- The Washington Times - Sunday, June 26, 2005

A small Germantown company today will roll out an aircraft that will be able to fly with pilots — and without them.

Don Ryan, chief executive officer of Proxy Aviation Systems Inc., hopes the military, Coast Guard and Department of Homeland Security take interest in Skywatcher, the company’s unmanned aircraft system.

The Skywatcher will be introduced in a ground display at the Association for Unmanned Vehicles Systems International show at the Webster Field Annex of the Naval Air Station at Patuxent River, Md.

The aircraft has passed manned flight tests and will be tested in unmanned flights in late August, Mr. Ryan said. The U.S. Air Force is sponsoring the company’s testing.

“The military, although they’ve used unmanned aircraft vehicles for a number of years, haven’t obtained the ability and capability derived from unmanned aircraft vehicles,” Mr. Ryan said.

Pentagon officials were not available for comment.

Proxy Aviation is filling what Mr. Ryan called a void in the field of unmanned aircraft. Currently, no aircraft are built to switch between having a pilot and not having a pilot, he said. Pilots are required to be in aircraft that fly over populated areas. But on reconnaissance missions, he said, an unmanned aircraft such as Skywatcher is preferred because it does not risk a pilot’s life while flying over enemy territory.

Mr. Ryan, a former president of the defense sector of aerospace equipment company Smiths Aerospace, said he hoped Skywatcher will fill that void.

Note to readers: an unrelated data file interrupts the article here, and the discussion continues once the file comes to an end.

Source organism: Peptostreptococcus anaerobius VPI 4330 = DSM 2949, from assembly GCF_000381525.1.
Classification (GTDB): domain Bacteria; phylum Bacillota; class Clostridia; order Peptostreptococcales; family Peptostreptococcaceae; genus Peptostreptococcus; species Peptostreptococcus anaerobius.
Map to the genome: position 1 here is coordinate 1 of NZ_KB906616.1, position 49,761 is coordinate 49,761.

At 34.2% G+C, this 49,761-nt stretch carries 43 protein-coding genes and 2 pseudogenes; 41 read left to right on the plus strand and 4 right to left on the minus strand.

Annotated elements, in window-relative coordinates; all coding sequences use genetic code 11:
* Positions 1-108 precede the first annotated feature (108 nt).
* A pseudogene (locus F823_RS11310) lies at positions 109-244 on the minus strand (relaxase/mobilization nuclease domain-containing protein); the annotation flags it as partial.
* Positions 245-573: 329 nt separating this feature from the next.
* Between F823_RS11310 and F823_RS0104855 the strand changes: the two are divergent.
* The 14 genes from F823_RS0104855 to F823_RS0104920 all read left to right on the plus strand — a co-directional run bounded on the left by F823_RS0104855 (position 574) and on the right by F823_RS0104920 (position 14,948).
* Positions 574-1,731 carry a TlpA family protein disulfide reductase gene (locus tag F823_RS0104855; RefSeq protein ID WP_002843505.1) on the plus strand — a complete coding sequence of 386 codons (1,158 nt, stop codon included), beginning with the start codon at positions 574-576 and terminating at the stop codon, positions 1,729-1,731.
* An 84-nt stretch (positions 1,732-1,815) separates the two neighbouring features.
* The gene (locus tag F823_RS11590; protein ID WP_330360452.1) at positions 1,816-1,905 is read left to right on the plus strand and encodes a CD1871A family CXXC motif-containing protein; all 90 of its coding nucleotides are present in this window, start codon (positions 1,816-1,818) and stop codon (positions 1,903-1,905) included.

He sought L Capital Partners, a New York investment company, to fund the startup venture. Mr. Ryan declined to reveal how much money was invested in the project.

Proxy officials consulted with military officials to figure out what kind of an aircraft the industry was missing.

The biggest focus has been on getting information, such as aerial views of battlegrounds, more quickly.

Proxy’s Skywatcher system can operate 12 unmanned aircraft simultaneously on autopilot computers, Mr. Ryan said. Officials on the ground use a digital map to tell the system which area they want to see, and the closest aircraft responds. People on the ground can see real-time images without depending on a pilot.

A crew of 18 is required to keep the fleet operating for 14 days. A comparable manned system requires 45 persons, Mr. Ryan said.

“It dramatically reduces the workload, the time delays … and results in lower costs and increased operations,” he said.

Daryl Davidson, executive director of the Association for Unmanned Vehicles Systems International, said Proxy probably is the only company with an aircraft that can be used in both manned and unmanned missions.

“Most companies are going for one segment or another,” Mr. Davidson said. “A new unmanned model is rare.”

Unmanned aircraft are still in infancy, he said. Most companies are removing the pilot features to make an aircraft unmanned instead of starting a model from scratch, as Proxy is doing.

“We didn’t want to just build something that was faster or better than existing products,” Mr. Ryan said.

“It’s hard to make a major leap in technology from an existing platform.” Mr. Ryan said. “We solved these problems [with a new product].”

Proxy Aviation has 25 employees but expects that number to double by next summer. Mr. Ryan said his company likely will have contracts by then, but he declined to provide names of potential customers. Once the Skywatcher is displayed, customers will flock to it, he predicted.

Now that its project is nearly complete, Proxy Aviation has moved from Delaware to Germantown to be closer to the national security clients with whom it hopes to work.

Looking back to the company’s founding in 2003, Mr. Ryan said he was confident about the chances he took putting his time and money into a company with an idea but no products and no customers.

“That’s what makes it fun,” he said. “We just want to see it fly, both figuratively and literally.”


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